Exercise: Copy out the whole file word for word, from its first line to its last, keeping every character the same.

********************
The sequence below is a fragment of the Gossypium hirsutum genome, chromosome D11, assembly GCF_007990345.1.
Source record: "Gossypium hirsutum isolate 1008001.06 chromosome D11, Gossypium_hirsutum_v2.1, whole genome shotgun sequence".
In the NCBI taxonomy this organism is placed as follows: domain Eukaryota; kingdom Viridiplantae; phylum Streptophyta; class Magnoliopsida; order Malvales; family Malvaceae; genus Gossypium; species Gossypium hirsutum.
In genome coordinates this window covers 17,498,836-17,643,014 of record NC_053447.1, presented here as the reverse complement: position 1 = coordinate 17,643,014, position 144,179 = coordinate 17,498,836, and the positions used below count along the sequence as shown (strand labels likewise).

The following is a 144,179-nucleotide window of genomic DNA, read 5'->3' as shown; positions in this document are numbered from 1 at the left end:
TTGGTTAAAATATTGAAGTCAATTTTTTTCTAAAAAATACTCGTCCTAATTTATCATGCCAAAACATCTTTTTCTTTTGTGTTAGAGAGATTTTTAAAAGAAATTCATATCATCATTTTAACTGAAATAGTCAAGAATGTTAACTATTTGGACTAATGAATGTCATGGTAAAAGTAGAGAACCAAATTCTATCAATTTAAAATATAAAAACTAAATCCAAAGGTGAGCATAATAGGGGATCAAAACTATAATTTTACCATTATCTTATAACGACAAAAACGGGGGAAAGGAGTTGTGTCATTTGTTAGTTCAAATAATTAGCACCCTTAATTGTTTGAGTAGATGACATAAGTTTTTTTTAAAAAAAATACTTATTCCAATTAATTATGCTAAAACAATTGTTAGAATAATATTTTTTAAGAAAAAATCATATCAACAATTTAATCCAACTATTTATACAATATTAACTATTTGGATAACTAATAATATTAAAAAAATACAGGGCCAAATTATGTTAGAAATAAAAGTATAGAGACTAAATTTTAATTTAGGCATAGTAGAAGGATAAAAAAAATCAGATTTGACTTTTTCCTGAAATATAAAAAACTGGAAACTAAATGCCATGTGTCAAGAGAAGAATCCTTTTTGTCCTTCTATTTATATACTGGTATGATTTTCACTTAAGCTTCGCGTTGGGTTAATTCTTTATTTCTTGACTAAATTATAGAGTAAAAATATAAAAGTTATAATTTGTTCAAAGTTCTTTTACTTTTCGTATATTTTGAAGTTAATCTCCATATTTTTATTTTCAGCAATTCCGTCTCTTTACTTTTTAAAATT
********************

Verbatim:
The sequence below is a fragment of the Gossypium hirsutum genome, chromosome D11, assembly GCF_007990345.1.
Source record: "Gossypium hirsutum isolate 1008001.06 chromosome D11, Gossypium_hirsutum_v2.1, whole genome shotgun sequence".
In the NCBI taxonomy this organism is placed as follows: domain Eukaryota; kingdom Viridiplantae; phylum Streptophyta; class Magnoliopsida; order Malvales; family Malvaceae; genus Gossypium; species Gossypium hirsutum.
In genome coordinates this window covers 17,498,836-17,643,014 of record NC_053447.1, presented here as the reverse complement: position 1 = coordinate 17,643,014, position 144,179 = coordinate 17,498,836, and the positions used below count along the sequence as shown (strand labels likewise).

The following is a 144,179-nucleotide window of genomic DNA, read 5'->3' as shown; positions in this document are numbered from 1 at the left end:
TTGGTTAAAATATTGAAGTCAATTTTTTTCTAAAAAATACTCGTCCTAATTTATCATGCCAAAACATCTTTTTCTTTTGTGTTAGAGAGATTTTTAAAAGAAATTCATATCATCATTTTAACTGAAATAGTCAAGAATGTTAACTATTTGGACTAATGAATGTCATGGTAAAAGTAGAGAACCAAATTCTATCAATTTAAAATATAAAAACTAAATCCAAAGGTGAGCATAATAGGGGATCAAAACTATAATTTTACCATTATCTTATAACGACAAAAACGGGGGAAAGGAGTTGTGTCATTTGTTAGTTCAAATAATTAGCACCCTTAATTGTTTGAGTAGATGACATAAGTTTTTTTTAAAAAAAATACTTATTCCAATTAATTATGCTAAAACAATTGTTAGAATAATATTTTTTAAGAAAAAATCATATCAACAATTTAATCCAACTATTTATACAATATTAACTATTTGGATAACTAATAATATTAAAAAAATACAGGGCCAAATTATGTTAGAAATAAAAGTATAGAGACTAAATTTTAATTTAGGCATAGTAGAAGGATAAAAAAAATCAGATTTGACTTTTTCCTGAAATATAAAAAACTGGAAACTAAATGCCATGTGTCAAGAGAAGAATCCTTTTTGTCCTTCTATTTATATACTGGTATGATTTTCACTTAAGCTTCGCGTTGGGTTAATTCTTTATTTCTTGACTAAATTATAGAGTAAAAATATAAAAGTTATAATTTGTTCAAAGTTCTTTTACTTTTCGTATATTTTGAAGTTAATCTCCATATTTTTATTTTCAGCAATTCCGTCTCTTTACTTTTTAAAATT